Escapism at its finest: the van Gogh immersive experience

Written by Laura May Bailey

There’s good news for art fans in Leicester, and at the moment any positive news about the Arts is sorely needed!

It was announced at the end of October that the much acclaimed van Gogh immersive experience at All Saints’ Church will continue until February 2021. The exhibition opened in February this year and was planned to last until November; however, due to its closure between March and August because of the country wide lockdown, the exhibition will continue for another four months.

The inside of All Saints’ Church has been utterly transformed to provide a series of immersive experiences centred on Vincent van Gogh’s art. I visited a few weeks ago, and it remains one of the best art experiences I’ve had, not only in Leicester but in the UK as a whole.

While you might associate van Gogh with museums in Amsterdam or the south of France, this exhibition is an incredible celebration of his art right on our doorstep.

The experience begins with a brief and informative history of van Gogh’s life: a sad tale with a tragic end as he committed suicide aged just 37. From there we see an impressive digital blend of his floral paintings projected onto a vase.

Van Gogh is well known for his sunflowers, but this feature recognises his eye for painting other flowers as well as the vivid colours he used.  After watching a short film about how the artist saw the world around him there is the opportunity to take the perfect social media picture, as you are transported into one of van Gogh’s paintings.

The life-size recreation of his bedroom forced me to do a double take as the accuracy is uncanny.

Image by Laura May Bailey

On to the main event: from the church’s starry ceiling to the textures projected onto the floor, it truly lives up to its immersive name. So many elements of van Gogh’s paintings are brought to life using ingenious animation and digital techniques, including his harbourside scenes and fields of corn, his famous ‘Starry Night’ and even still lives of crabs.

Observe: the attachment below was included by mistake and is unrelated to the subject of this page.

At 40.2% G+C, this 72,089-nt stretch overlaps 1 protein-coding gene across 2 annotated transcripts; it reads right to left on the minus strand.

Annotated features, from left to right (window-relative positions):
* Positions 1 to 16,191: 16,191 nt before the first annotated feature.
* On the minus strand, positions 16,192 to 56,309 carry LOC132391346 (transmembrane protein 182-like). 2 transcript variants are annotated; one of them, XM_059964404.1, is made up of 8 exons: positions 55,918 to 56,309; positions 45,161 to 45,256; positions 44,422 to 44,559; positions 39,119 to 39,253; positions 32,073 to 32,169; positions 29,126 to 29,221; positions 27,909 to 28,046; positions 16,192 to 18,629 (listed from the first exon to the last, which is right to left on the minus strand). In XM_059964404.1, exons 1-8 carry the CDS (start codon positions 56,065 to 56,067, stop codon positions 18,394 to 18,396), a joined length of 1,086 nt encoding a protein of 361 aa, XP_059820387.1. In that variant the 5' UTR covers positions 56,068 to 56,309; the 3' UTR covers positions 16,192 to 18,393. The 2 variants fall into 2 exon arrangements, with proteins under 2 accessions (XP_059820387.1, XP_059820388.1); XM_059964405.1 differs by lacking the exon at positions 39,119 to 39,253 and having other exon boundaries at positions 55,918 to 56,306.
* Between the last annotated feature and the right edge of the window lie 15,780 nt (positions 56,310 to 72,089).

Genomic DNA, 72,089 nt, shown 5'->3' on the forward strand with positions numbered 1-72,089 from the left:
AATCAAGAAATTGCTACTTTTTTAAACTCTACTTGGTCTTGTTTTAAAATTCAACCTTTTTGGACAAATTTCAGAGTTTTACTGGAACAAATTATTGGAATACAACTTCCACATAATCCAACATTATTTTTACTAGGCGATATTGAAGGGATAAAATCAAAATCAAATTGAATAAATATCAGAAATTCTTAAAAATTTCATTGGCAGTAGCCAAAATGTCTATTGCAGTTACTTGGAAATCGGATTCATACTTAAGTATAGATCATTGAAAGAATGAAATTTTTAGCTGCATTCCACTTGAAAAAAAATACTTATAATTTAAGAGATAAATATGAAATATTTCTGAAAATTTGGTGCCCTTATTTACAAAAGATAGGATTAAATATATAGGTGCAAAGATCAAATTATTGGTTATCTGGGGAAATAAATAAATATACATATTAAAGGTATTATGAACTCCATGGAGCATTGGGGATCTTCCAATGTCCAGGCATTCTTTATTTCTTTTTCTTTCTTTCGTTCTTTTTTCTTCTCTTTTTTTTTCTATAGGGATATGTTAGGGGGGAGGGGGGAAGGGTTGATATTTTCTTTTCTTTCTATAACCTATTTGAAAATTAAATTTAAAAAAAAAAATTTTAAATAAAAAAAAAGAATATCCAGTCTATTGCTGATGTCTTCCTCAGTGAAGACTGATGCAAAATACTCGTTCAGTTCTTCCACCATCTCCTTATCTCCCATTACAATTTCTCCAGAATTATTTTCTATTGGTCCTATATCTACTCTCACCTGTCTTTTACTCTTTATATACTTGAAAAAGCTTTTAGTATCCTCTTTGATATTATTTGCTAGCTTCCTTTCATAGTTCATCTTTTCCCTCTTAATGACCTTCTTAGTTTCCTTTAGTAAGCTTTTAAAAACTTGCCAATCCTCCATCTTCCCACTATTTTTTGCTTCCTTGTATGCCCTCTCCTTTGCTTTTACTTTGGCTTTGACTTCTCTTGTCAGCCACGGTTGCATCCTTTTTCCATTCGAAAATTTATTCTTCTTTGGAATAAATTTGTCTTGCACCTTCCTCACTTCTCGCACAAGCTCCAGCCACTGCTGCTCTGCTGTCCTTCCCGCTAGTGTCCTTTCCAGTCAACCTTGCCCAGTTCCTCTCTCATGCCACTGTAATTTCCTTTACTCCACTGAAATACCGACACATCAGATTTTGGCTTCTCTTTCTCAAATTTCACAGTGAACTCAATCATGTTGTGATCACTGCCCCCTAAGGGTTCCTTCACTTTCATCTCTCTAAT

Stirring music projected around the room, in synchronisation with the artwork dancing across the walls and pillars, united the attendees in an evocative experience. There were beautiful scenes unfolding in every direction, allowing you to understand and appreciate the depth of van Gogh’s art as never before.

I was not alone in finding this an emotional experience:

“It reminded me that in every drop of sadness, art can be your boat and safely drive you back to shore,” said Sokaina Jamraki, who also visited the exhibition recently.

Odelia Cheung was equally enthusiastic, saying “[T]his immersive experience changes how I view the arts. Painting does not have to be confined within a frame but can actually be brought to life!”

If you can tear yourself away from the 35-minute-long projection of art in the main body of the church, there is still more to come. The Virtual Reality tour of van Gogh’s world costs an extra £3 but is worth every penny as you are transported away from Leicester, and modern-day England, into the beautifully recreated realm of his paintings.

The van Gogh experience will remain closed until the 3rd of December when regulations are due to be lifted, so when this happens, I cannot recommend this immersive experience highly enough. It is an hour or two of escapism when many of us really need to forget about the real world. You can find more information about tickets, opening hours, and Covid-19 restrictions here.

Laura May Bailey is a master’s student of Museum Studies at the University of Leicester. As well as having a passion for museums, she is also interested in traveling, history, and literature. You can find her on Instagram here: @laura_may_bee.

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